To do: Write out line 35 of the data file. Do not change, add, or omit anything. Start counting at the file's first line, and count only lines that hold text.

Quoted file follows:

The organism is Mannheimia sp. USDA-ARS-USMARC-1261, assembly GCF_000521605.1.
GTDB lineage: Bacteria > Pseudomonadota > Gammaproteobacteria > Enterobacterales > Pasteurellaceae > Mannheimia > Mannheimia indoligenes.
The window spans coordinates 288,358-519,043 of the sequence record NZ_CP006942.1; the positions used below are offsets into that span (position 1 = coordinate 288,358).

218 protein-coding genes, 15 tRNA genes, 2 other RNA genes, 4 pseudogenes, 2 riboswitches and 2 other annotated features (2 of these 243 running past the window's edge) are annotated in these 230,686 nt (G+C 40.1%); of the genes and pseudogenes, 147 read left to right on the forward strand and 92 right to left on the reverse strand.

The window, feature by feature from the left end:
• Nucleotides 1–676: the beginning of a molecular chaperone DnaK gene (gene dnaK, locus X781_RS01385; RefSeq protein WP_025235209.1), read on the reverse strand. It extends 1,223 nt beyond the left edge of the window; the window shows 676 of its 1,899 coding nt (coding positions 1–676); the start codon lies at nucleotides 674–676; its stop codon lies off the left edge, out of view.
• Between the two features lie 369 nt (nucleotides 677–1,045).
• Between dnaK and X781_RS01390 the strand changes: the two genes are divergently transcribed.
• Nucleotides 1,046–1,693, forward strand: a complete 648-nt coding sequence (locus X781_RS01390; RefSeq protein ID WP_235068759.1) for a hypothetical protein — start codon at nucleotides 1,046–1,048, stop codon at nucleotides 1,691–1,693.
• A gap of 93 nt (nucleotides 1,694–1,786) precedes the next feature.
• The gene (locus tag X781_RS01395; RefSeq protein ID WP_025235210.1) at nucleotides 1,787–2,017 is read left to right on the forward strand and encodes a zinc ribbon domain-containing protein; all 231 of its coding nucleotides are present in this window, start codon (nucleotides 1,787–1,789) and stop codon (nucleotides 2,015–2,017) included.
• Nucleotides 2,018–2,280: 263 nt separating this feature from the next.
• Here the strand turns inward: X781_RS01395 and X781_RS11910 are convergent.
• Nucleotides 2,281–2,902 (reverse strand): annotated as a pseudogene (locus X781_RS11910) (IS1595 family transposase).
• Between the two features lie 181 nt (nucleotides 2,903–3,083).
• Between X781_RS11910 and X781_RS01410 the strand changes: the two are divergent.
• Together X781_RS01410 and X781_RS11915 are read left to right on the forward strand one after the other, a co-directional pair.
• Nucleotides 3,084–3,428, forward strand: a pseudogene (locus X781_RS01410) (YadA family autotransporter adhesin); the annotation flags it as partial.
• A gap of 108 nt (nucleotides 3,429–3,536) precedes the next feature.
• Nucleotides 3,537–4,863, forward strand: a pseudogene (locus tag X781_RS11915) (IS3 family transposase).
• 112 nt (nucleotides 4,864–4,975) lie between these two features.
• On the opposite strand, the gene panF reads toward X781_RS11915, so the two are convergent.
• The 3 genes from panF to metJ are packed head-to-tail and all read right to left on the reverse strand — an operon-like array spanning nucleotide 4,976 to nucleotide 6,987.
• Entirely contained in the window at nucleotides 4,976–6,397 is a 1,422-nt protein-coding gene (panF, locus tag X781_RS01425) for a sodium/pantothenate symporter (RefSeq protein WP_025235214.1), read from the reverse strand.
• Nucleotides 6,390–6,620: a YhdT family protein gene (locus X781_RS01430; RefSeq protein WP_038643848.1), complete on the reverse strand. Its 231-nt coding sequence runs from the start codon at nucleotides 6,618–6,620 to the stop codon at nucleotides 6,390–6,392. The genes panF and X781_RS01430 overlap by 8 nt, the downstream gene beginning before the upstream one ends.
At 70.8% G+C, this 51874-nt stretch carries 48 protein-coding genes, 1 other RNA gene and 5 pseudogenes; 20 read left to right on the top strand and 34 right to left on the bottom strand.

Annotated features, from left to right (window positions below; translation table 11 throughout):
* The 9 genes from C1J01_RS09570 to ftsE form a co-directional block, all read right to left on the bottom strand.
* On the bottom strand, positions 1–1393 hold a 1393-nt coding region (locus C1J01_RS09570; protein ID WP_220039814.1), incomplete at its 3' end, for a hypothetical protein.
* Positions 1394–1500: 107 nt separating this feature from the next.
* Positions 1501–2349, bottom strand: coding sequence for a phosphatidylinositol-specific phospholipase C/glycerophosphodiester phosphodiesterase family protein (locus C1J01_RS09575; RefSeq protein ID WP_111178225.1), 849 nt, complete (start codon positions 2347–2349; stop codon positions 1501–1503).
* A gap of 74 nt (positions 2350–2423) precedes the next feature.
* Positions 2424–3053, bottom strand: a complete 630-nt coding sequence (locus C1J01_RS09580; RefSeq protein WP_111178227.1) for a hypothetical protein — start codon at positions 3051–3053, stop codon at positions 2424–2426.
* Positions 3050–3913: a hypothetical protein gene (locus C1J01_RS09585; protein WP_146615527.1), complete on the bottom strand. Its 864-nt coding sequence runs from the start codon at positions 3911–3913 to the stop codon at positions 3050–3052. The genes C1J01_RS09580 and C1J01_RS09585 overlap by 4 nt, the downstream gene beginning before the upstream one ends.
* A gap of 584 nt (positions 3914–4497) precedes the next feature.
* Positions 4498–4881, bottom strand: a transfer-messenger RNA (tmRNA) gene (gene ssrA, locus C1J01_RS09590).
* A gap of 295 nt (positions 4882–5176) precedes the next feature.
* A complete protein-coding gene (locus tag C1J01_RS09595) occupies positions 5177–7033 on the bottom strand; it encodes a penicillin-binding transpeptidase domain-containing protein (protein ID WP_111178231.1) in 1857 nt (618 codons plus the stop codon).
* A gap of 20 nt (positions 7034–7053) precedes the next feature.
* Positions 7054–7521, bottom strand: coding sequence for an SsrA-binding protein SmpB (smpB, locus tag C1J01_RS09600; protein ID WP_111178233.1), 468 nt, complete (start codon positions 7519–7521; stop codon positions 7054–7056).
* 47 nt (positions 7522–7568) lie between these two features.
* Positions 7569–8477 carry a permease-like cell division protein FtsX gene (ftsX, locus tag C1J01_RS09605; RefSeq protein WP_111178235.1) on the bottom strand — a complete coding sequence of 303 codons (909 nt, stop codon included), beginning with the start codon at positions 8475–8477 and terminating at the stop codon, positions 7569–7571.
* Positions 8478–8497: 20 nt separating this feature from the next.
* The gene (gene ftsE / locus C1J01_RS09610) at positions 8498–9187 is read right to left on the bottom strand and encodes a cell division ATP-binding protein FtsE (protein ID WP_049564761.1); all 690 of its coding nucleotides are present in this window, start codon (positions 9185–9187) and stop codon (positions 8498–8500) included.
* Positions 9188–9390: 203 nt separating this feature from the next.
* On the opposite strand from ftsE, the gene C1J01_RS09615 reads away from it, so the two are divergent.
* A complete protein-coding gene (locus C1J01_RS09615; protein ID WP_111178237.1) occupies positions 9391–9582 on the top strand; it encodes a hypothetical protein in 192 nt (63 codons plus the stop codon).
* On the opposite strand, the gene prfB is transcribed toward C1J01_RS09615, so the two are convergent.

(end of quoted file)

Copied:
* A gap of 584 nt (positions 3914–4497) precedes the next feature.